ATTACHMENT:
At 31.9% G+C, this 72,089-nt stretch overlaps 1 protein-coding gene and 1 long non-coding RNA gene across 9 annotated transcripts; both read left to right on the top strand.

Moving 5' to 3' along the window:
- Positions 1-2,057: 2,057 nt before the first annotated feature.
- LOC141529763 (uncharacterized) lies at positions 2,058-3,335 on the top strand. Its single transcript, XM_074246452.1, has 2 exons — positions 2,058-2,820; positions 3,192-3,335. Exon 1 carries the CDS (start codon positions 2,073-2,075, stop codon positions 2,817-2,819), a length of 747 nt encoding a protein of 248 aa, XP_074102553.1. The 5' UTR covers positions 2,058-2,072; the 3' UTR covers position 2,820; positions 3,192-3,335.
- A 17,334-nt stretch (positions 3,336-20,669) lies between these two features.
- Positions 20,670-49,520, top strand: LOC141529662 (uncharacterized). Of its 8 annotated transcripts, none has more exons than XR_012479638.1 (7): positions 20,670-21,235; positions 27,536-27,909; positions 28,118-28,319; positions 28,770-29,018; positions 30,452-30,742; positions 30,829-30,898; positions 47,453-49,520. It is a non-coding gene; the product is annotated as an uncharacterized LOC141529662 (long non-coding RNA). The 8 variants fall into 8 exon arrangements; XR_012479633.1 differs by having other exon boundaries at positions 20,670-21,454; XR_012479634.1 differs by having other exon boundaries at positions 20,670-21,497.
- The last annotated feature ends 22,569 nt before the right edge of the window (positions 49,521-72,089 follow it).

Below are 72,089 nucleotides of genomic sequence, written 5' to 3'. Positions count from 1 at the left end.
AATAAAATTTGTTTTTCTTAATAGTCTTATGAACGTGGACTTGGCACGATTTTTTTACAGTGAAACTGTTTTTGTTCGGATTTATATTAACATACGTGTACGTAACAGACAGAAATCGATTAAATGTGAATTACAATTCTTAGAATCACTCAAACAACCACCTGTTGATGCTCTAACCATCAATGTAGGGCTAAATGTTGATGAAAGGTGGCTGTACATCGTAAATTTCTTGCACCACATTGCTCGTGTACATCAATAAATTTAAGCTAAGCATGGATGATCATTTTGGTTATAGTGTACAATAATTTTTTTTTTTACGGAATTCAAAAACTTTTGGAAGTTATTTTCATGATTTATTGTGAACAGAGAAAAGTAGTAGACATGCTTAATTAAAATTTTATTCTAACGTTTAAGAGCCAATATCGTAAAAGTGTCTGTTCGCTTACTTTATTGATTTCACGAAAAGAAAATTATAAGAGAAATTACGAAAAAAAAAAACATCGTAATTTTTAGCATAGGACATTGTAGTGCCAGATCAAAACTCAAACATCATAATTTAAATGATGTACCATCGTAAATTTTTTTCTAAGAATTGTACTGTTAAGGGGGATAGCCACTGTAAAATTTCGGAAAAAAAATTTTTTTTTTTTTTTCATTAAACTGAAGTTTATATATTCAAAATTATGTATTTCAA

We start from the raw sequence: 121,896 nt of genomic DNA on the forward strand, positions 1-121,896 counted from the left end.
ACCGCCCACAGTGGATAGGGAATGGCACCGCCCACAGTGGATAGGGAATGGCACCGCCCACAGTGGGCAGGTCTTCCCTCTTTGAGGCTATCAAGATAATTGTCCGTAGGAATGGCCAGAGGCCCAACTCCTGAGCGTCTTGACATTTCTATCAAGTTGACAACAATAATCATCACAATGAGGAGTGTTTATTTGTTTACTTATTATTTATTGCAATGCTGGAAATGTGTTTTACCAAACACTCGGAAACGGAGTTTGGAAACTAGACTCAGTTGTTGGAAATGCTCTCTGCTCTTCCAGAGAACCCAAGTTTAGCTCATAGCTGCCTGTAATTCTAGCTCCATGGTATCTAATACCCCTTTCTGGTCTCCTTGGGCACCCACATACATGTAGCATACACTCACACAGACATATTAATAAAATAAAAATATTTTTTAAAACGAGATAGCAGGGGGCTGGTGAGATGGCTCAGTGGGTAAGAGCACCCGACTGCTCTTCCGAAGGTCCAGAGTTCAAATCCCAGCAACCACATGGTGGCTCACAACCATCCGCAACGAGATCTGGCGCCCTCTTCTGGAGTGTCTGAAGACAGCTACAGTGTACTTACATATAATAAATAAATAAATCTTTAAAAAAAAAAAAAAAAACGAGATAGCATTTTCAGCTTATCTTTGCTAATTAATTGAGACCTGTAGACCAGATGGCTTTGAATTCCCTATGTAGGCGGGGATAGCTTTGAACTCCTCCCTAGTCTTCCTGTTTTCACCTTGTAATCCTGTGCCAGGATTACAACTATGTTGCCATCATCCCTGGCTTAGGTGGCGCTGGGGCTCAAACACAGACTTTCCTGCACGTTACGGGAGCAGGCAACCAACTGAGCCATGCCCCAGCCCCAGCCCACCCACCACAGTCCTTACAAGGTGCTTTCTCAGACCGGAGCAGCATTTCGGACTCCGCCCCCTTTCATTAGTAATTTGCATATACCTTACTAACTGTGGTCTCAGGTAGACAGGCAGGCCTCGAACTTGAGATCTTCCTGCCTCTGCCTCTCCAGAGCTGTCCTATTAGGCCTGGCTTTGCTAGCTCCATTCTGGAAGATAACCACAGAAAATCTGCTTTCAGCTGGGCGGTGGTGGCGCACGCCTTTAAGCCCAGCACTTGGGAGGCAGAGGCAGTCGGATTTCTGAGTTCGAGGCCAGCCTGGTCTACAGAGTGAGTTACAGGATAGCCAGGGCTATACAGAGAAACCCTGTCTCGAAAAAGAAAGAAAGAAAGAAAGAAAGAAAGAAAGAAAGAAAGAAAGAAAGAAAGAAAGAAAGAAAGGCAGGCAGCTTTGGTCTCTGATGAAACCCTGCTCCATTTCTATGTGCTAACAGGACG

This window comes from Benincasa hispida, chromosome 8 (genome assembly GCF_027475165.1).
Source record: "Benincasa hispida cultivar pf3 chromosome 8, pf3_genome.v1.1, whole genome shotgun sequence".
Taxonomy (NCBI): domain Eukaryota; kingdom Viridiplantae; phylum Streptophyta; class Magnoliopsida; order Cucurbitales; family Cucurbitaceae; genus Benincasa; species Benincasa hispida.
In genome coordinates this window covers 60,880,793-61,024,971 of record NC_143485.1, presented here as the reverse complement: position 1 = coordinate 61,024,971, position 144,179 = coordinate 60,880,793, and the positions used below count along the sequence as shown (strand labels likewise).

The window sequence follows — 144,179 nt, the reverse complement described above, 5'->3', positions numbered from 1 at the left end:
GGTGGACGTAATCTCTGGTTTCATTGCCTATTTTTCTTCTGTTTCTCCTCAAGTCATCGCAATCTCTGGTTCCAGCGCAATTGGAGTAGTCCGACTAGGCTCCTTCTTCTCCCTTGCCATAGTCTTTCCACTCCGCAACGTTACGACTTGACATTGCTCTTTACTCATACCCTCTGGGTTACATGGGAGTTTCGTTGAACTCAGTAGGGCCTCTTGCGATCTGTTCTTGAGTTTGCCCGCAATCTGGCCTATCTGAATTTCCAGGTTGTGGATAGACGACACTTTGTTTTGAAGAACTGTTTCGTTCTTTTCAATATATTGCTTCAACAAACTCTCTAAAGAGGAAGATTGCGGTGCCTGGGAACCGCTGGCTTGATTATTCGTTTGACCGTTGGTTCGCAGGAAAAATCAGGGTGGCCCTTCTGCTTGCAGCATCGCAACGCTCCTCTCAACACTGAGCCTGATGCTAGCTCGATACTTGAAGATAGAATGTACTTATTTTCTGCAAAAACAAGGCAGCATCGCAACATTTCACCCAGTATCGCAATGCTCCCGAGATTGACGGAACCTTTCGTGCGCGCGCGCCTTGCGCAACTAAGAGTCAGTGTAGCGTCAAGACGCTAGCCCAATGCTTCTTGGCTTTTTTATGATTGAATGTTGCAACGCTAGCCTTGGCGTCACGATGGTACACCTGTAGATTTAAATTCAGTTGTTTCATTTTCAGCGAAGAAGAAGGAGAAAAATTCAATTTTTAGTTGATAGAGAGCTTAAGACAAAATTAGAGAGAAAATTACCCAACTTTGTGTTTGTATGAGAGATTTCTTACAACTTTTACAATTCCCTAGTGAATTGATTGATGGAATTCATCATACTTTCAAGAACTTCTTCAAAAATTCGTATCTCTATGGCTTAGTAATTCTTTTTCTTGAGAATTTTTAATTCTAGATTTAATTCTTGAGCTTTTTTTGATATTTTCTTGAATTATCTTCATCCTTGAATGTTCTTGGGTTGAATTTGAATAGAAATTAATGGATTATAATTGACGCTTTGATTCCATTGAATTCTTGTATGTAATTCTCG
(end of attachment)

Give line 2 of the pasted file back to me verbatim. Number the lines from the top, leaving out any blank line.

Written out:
Moving 5' to 3' along the window: